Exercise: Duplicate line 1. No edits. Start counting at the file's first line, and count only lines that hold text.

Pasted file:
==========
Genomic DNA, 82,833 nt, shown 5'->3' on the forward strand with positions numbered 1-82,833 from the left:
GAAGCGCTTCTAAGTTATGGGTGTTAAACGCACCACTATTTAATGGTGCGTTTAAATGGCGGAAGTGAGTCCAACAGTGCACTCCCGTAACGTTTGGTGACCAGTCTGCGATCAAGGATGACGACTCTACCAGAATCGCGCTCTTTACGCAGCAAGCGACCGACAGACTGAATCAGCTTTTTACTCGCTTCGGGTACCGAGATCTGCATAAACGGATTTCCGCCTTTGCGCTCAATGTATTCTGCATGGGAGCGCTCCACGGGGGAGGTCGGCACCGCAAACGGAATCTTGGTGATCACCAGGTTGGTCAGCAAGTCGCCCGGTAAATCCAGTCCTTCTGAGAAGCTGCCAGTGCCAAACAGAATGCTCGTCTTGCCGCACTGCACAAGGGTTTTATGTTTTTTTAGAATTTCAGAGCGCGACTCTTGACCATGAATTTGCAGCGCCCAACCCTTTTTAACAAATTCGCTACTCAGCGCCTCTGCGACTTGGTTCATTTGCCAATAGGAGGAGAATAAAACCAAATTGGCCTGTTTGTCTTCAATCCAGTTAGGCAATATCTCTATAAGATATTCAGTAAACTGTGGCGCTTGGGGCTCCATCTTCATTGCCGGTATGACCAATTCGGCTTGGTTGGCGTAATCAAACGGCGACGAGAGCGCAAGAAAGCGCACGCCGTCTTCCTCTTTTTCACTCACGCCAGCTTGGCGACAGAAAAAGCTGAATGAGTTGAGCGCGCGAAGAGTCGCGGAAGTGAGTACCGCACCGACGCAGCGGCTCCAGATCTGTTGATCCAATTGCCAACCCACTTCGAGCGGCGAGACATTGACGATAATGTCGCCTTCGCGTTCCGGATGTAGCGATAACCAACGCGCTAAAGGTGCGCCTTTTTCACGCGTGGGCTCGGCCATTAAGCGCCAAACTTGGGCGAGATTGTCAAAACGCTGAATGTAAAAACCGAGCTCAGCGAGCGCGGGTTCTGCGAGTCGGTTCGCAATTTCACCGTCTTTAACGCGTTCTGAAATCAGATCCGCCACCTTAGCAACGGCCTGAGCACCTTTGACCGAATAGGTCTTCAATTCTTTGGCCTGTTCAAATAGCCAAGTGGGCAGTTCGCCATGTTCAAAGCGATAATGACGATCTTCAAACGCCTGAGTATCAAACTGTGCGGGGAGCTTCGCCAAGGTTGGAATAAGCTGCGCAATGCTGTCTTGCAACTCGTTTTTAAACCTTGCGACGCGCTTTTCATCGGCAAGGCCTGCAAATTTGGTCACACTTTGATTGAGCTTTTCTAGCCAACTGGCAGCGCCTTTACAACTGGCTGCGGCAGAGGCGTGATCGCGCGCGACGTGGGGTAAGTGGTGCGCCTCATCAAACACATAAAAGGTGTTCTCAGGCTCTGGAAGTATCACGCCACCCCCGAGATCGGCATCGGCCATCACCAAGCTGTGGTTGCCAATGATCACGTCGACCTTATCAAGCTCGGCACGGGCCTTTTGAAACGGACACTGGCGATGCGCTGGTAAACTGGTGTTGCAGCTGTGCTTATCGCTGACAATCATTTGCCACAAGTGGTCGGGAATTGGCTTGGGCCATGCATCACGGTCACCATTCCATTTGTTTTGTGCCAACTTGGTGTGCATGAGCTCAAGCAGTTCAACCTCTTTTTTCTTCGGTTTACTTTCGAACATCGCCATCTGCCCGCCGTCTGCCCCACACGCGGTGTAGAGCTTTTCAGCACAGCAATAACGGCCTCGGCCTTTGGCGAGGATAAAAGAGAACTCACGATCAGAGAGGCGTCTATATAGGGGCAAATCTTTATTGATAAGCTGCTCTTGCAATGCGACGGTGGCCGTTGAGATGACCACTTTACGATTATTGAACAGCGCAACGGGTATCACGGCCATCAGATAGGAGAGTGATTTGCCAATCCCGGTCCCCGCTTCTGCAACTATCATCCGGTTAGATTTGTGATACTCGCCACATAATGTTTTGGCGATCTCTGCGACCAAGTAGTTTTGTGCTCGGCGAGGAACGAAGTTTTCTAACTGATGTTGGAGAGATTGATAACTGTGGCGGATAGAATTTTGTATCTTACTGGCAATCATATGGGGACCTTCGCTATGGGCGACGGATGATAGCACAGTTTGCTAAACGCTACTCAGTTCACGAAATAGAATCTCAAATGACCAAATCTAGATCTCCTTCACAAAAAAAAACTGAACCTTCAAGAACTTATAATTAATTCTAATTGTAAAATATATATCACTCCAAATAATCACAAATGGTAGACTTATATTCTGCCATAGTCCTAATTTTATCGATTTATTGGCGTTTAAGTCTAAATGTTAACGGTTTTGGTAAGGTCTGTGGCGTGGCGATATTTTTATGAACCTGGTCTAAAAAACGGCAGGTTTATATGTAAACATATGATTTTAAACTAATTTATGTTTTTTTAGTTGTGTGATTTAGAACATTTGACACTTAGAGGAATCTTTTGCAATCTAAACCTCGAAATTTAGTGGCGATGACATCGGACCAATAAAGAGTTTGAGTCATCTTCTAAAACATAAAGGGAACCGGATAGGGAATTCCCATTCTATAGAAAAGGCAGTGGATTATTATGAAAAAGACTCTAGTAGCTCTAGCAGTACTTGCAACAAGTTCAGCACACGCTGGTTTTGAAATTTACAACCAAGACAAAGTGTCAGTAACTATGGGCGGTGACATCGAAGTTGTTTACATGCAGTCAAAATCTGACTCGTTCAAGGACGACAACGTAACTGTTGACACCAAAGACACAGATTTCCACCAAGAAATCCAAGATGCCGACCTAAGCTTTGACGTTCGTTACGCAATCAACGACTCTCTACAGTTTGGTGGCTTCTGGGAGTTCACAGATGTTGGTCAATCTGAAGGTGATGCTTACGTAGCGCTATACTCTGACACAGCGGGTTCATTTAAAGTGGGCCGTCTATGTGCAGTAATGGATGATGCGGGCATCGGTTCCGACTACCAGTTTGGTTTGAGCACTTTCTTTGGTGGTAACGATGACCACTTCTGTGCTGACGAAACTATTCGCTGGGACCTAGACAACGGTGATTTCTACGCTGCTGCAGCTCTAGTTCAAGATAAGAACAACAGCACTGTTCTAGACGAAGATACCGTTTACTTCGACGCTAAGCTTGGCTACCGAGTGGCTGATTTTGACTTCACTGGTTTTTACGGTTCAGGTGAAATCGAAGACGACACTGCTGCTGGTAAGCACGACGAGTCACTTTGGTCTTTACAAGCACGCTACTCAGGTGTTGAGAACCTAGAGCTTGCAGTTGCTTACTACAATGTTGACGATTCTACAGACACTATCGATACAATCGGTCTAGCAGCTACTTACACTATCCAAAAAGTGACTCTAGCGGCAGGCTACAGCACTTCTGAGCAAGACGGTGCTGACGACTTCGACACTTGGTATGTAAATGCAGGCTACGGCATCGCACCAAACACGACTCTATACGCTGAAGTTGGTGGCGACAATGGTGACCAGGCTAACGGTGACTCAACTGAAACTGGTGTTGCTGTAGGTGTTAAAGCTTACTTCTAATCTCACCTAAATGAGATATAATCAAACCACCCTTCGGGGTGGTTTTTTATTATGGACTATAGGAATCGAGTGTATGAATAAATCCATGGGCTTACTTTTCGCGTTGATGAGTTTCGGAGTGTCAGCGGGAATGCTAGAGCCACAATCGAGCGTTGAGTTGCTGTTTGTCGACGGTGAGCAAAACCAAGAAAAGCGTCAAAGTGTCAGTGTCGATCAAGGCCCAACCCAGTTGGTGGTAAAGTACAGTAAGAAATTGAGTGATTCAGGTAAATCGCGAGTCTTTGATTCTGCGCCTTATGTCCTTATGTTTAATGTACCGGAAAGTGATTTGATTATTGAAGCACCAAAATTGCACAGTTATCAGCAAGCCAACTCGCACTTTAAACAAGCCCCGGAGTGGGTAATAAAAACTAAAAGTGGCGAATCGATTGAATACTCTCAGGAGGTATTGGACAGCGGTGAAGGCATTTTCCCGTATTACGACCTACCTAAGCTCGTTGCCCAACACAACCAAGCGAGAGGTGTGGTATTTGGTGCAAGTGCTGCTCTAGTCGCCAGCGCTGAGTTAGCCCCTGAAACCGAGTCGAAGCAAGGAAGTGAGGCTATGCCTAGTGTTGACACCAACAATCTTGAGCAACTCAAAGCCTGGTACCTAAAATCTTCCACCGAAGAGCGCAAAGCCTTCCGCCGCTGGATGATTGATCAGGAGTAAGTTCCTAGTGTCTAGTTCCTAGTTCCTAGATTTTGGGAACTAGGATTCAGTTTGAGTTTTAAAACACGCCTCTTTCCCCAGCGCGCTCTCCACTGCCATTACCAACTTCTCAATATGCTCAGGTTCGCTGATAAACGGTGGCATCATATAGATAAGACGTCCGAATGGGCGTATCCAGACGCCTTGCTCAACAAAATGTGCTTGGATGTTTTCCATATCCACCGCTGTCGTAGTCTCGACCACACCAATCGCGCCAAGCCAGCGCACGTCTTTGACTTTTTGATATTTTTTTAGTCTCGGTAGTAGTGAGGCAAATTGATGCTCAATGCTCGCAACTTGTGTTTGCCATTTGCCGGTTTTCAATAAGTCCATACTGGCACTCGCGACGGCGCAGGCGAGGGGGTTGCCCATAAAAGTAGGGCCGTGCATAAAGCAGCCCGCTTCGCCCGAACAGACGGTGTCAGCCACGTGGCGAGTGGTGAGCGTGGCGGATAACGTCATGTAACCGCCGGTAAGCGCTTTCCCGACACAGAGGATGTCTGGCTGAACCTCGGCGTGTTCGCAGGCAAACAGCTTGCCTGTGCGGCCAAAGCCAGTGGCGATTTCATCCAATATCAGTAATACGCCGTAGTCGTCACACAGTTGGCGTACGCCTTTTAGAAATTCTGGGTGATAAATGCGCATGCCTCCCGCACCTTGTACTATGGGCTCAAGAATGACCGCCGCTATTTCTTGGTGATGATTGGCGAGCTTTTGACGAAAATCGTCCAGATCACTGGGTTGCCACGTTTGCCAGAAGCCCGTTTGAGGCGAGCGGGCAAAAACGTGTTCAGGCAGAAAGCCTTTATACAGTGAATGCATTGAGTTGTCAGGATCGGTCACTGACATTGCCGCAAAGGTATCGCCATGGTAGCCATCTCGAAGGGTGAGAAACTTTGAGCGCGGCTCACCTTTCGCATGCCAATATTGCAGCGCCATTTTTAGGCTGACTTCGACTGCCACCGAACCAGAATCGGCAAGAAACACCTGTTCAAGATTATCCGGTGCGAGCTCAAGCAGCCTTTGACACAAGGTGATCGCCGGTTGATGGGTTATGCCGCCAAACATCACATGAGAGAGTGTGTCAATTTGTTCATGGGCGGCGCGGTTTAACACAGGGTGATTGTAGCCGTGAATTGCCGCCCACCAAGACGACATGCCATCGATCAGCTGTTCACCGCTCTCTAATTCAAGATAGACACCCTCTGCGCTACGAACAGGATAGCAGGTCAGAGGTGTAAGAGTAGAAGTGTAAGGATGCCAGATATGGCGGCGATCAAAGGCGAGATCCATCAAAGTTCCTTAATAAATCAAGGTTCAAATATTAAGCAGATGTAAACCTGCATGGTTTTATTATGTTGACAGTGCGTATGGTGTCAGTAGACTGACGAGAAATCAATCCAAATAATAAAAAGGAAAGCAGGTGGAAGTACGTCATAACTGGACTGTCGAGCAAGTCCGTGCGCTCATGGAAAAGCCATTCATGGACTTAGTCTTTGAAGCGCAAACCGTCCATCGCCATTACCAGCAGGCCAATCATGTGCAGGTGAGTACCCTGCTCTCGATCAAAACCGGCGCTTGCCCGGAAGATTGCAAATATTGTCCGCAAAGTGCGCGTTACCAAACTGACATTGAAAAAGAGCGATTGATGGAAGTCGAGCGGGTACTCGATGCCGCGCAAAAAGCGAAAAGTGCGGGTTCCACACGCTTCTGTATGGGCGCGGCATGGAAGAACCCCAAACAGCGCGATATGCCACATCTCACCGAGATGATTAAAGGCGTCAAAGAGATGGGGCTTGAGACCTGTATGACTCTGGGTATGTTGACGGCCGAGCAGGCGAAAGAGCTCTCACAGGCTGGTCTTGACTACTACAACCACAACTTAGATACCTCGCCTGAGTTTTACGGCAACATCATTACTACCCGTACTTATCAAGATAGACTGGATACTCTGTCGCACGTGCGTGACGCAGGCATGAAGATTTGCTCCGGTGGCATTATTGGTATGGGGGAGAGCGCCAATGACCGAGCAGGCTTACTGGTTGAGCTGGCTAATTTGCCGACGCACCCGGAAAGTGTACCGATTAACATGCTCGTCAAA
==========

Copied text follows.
Genomic DNA, 82,833 nt, shown 5'->3' on the forward strand with positions numbered 1-82,833 from the left: